“And then, too, the old, red-blooded emotions of battle have all been eliminated by the mechanical conditions of modern warfare in which men and women are just so many units, automata. Don’t you see? To fight war with its own weapons–that has become the only last resort.”

Her eager, flushed face betrayed the enthusiasm which had once carried her into the “Group,” as she called it. I wondered what had brought her now to us.

“We are no longer making war against man,” she cried. “We are making war against picric acid and electric wires!”

I confess that I could not help thinking that there was no doubt that to a certain type of mind the reasoning might appeal most strongly.

“And you would do it in war time, too?” asked Kennedy quickly.

She was ready with an answer. “King George of Greece was killed at the head of his troops. Remember Nazim Pasha, too. Such people are easily reached in time of peace and in time of war, also, by sympathizers on their own side. That’s it, you see–we have followers of all nationalities.”

She stopped, her burst of enthusiasm spent. A moment later she leaned forward, her clean-cut profile showing her more earnest than before. “But, oh, Professor Kennedy,” she added, “it is working itself out to be more terrible than war itself!”

“Have any of the plans been carried out yet?” asked Craig, I thought a little superciliously, for there had certainly been no such wholesale assassination yet as she had hinted at.

She seemed to catch her breath. “Yes,” she murmured, then checked herself as if in fear of saying too much. “That is, I–I think so.”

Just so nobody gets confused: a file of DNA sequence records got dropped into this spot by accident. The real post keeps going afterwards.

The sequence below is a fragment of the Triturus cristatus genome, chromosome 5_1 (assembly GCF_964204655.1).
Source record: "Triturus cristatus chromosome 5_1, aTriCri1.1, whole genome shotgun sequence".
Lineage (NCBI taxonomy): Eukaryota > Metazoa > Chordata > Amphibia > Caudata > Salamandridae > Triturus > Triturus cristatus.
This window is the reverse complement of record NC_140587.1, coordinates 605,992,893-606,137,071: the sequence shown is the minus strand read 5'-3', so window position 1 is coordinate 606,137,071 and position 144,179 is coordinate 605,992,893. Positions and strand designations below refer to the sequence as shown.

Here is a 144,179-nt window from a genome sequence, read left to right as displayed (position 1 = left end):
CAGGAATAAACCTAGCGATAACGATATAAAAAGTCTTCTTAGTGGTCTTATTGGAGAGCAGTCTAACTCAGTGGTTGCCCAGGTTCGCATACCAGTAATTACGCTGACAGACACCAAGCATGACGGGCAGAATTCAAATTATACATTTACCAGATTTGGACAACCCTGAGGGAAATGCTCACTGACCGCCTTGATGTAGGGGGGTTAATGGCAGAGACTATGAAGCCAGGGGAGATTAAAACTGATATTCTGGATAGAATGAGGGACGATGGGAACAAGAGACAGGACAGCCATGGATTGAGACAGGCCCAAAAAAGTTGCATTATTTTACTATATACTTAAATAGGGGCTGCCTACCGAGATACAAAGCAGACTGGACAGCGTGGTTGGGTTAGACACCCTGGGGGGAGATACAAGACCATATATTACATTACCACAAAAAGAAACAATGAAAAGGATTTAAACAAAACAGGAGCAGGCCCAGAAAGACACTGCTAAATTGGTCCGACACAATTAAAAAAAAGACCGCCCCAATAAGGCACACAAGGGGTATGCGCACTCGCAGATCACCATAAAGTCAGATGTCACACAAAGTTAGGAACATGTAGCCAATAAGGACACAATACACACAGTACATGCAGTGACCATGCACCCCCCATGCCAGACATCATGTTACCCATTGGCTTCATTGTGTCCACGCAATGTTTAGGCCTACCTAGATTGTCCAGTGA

I wondered if she were concealing something, perhaps had already had a hand in some such enterprise and it had frightened her.

Kennedy leaned forward, observing the girl’s discomfiture. “Miss Lowe,” he said, catching her eye and holding it almost hypnotically, “why have you come to see me?”

The question, pointblank, seemed to startle her. Evidently she had thought to tell only as little as necessary, and in her own way. She gave a little nervous laugh, as if to pass it off. But Kennedy’s eyes conquered.

“Oh, can’t you understand yet?” she exclaimed, rising passionately and throwing out her arms in appeal. “I was carried away with my hatred of war. I hate it yet. But now–the sudden realization of what this compact all means has–well, caused something in me to–to snap. I don’t care what oath I have taken. Oh, Professor Kennedy, you–you must save him!”

I looked up at her quickly. What did she mean? At first she had come to be saved herself. “You must save him!” she implored.

Our door buzzer sounded.

She gazed about with a hunted look, as if she felt that some one had even now pursued her and found out.

“What shall I do?” she whispered. “Where shall I go?”

“Quick–in here. No one will know,” urged Kennedy, opening the door to his room. He paused for an instant, hurriedly. “Tell me–have you and this other woman met the Baron yet? How far has it gone?”

The look she gave him was peculiar. I could not fathom what was going on in her mind. But there was no hesitation about her answer. “Yes,” she replied, “I–we have met him. He is to come back to New York from Washington to-day–this afternoon–to arrange a private loan of five million dollars with some bankers secretly. We were to see him to-night–a quiet dinner, after an automobile ride up the Hudson–”

“Both of you?” interrupted Craig.

“Yes–that–that other woman and myself,” she repeated, with a peculiar catch in her voice. “To-night was the time fixed in the drawing for the–”

The word stuck in her throat. Kennedy understood. “Yes, yes,” he encouraged, “but who is the other woman?”

Before she could reply, the buzzer had sounded again and she had retreated from the door. Quickly Kennedy closed it and opened the outside door.

It was our old friend Burke of the Secret Service.

Without a word of greeting, a hasty glance seemed to assure him that Kennedy and I were alone. He closed the door himself, and, instead of sitting down, came close to Craig.

“Kennedy,” he blurted out in a tone of suppressed excitement, “can I trust you to keep a big secret?”

Craig looked at him reproachfully, but said nothing.

“I beg your pardon–a thousand times,” hastened Burke. “I was so excited, I wasn’t thinking–”

“Once is enough, Burke,” laughed Kennedy, his good nature restored at Burke’s crestfallen appearance.